New pipelines are being built, but rail will always play a significant role in the transportation of crude oil across the United States and Canada because of its ability to reach refineries unconnected by pipelines.
The amount of crude oil transported by rail in North America is projected to peak between 2015 and 2016 at about 1.5 million barrels per day (mbd), representing more than 10 percent of North American production, according to a new report by IHS. And the research firm says that rail will remain a key component of the region's oil production over the long-term.
With the boom in production in recent years, rail transport of crude oil in North America increased from around 20,000 barrels per day (b/d) in 2009 to more than 950,000 b/d in 2013 (almost 9 percent of production). In 2014, IHS expects the transport of crude by rail to average about 1.1 million barrels per day.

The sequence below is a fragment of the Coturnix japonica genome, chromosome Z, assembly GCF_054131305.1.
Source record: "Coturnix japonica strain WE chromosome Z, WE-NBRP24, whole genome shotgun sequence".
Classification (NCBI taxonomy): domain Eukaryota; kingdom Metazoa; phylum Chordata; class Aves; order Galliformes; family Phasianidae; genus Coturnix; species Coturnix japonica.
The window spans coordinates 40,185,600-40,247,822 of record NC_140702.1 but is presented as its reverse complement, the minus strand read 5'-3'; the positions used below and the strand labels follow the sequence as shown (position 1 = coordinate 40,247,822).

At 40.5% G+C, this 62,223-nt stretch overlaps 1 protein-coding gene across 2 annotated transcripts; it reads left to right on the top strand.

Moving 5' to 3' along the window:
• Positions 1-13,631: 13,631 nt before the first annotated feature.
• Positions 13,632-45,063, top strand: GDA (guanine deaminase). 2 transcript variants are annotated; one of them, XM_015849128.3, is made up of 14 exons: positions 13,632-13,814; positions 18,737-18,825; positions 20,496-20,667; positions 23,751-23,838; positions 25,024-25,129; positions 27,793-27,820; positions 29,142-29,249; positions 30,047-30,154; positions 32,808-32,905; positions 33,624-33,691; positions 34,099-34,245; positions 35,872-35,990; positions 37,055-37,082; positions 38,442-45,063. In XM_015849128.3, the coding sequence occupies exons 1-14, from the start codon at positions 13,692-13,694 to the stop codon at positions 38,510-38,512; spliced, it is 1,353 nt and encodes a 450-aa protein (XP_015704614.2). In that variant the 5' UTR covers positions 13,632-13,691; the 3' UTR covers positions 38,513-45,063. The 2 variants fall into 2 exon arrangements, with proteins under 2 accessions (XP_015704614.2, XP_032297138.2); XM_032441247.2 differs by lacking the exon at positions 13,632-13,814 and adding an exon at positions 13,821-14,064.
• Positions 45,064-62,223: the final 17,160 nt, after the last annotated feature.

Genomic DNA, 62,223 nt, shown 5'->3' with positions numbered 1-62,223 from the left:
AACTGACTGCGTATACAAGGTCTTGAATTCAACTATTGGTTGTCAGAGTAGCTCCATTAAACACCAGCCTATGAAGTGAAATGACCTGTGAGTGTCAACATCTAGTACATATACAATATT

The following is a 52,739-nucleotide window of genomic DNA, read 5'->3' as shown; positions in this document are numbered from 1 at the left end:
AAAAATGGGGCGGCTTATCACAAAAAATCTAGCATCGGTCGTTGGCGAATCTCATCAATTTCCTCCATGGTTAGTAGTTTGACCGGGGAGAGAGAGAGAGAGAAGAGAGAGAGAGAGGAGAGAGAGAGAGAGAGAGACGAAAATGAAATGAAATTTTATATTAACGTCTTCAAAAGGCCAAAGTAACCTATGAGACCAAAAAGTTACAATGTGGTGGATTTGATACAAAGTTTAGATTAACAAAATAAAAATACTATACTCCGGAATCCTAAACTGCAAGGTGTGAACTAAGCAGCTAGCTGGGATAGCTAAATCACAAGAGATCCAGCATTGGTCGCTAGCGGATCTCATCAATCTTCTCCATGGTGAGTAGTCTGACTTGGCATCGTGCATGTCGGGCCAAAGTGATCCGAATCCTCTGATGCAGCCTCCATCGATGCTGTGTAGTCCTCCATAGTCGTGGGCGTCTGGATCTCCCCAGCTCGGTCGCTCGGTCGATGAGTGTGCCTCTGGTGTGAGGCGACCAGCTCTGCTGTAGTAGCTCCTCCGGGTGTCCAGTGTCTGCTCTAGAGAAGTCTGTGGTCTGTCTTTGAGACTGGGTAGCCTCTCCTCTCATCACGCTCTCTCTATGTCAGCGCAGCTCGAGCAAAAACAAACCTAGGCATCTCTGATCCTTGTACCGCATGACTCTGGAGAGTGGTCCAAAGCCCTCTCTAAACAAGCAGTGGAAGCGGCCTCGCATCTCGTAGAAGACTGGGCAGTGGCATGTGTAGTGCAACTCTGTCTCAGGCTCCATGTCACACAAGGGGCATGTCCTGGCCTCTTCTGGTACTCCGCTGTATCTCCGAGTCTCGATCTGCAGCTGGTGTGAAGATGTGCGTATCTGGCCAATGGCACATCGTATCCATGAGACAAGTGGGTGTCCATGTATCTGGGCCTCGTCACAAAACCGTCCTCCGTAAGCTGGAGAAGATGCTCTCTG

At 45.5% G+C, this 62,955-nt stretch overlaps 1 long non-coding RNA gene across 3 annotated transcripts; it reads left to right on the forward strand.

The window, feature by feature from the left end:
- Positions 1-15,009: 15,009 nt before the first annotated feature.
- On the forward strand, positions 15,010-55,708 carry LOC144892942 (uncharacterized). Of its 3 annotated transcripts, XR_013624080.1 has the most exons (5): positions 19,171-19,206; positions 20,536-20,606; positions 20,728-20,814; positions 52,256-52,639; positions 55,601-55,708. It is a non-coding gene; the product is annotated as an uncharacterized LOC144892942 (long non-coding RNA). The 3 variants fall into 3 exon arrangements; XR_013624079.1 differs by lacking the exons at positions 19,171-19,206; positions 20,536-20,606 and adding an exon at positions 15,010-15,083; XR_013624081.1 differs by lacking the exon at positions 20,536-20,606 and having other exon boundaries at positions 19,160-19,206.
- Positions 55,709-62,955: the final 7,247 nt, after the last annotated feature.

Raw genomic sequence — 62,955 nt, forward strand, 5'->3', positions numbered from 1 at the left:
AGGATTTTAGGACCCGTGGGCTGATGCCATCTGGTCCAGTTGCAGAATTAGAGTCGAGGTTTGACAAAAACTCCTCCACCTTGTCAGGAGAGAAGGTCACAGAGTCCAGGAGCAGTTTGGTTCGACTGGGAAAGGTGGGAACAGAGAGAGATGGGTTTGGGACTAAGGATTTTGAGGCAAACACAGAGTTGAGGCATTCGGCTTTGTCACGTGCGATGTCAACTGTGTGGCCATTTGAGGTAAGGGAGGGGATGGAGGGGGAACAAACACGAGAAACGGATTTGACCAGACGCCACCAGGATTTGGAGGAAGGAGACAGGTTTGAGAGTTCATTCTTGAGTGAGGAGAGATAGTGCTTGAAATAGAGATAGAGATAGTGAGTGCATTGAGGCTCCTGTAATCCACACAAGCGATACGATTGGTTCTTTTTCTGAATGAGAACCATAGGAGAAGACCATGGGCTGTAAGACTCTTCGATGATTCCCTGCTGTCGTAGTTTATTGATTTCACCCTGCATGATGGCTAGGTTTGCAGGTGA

"Rail transport of crude oil has become an enabler of growth in North America, playing a crucial role as pipeline capacity has struggled to keep pace with the rapid rise of North American oil production since 2008," commented Kevin Birn, director for IHS Energy. "Despite the recent price volatility crude by rail is here to stay and will continue to play an important role going forward."
Even with new pipeline capacity coming into operation, more than 900,000 b/d are likely to be transported by rail in North America through the end of the decade, the report says.
For producers and refiners with little or no access to pipelines, rail provides a vital link from inland production, Birn pointed out.
"For instance there are refiners on the coast, particularly in the east, designed to import crude oil from offshore. Railroads provide coastal refiners originally designed to run offshore crude oil, access to a growing inland North American supply of similar quality at a lower price," he added.